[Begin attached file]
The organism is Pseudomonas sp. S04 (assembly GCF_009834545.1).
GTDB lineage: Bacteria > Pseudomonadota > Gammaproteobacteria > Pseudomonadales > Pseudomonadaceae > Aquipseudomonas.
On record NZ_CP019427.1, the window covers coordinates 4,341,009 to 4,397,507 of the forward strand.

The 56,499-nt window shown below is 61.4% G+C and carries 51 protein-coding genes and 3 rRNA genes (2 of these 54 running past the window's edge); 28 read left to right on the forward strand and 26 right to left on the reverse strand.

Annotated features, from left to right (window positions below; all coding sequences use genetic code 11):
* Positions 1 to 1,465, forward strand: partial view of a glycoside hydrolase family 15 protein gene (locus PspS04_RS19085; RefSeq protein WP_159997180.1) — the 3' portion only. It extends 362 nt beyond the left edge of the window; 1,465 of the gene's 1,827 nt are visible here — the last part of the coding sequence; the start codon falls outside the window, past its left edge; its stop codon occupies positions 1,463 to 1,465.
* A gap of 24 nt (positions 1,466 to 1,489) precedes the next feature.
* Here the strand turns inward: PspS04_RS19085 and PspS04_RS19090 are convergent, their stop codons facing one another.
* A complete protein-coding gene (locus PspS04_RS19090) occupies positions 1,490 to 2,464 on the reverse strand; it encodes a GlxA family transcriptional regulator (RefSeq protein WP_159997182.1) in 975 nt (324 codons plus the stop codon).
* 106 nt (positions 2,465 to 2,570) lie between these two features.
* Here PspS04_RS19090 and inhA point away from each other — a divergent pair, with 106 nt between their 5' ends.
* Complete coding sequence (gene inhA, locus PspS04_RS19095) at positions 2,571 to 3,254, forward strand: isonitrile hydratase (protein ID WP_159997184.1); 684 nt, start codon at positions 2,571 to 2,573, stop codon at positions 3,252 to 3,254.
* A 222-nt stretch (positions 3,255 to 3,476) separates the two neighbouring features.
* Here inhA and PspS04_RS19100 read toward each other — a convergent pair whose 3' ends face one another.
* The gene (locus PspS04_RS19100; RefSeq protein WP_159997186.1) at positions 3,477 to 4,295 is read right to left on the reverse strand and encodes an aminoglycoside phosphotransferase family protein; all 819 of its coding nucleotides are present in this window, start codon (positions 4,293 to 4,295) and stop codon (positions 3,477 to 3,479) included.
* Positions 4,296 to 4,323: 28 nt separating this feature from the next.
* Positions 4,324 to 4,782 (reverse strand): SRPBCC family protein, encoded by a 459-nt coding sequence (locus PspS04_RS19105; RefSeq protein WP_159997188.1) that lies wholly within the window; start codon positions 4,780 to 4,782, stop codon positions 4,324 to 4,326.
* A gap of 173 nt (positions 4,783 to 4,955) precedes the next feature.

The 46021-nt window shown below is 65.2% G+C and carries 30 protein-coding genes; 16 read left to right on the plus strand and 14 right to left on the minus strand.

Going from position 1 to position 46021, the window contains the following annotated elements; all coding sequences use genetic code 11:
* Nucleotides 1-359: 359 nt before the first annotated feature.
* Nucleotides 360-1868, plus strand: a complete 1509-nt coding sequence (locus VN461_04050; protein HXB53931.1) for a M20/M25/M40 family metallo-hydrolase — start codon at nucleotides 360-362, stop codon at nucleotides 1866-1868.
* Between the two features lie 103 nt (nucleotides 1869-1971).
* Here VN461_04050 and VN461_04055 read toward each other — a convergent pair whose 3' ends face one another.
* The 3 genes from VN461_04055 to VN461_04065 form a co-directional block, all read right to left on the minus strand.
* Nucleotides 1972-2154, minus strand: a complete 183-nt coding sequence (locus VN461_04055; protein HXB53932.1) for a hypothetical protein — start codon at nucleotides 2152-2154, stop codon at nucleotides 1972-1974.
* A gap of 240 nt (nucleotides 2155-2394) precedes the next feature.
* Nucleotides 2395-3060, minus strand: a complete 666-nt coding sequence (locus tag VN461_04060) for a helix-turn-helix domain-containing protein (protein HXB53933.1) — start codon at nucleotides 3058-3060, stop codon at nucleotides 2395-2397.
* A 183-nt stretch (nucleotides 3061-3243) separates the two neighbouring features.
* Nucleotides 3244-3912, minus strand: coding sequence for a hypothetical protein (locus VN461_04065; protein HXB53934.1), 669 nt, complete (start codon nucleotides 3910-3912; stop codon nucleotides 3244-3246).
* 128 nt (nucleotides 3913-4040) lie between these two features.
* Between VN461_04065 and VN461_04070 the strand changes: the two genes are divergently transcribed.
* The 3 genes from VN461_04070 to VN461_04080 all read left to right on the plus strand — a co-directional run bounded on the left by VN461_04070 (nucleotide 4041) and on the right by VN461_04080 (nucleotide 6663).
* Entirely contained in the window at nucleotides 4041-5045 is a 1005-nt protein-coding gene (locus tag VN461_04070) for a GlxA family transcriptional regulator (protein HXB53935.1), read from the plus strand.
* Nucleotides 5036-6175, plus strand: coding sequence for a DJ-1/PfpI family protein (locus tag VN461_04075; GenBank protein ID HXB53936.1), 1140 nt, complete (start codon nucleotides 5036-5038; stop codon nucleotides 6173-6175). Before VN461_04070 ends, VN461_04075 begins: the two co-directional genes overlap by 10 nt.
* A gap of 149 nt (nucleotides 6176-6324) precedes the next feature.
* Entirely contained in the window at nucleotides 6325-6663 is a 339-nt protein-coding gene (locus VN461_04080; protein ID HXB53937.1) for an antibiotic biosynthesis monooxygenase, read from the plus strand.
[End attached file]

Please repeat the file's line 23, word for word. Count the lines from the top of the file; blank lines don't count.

* Between the two features lie 103 nt (nucleotides 1869-1971).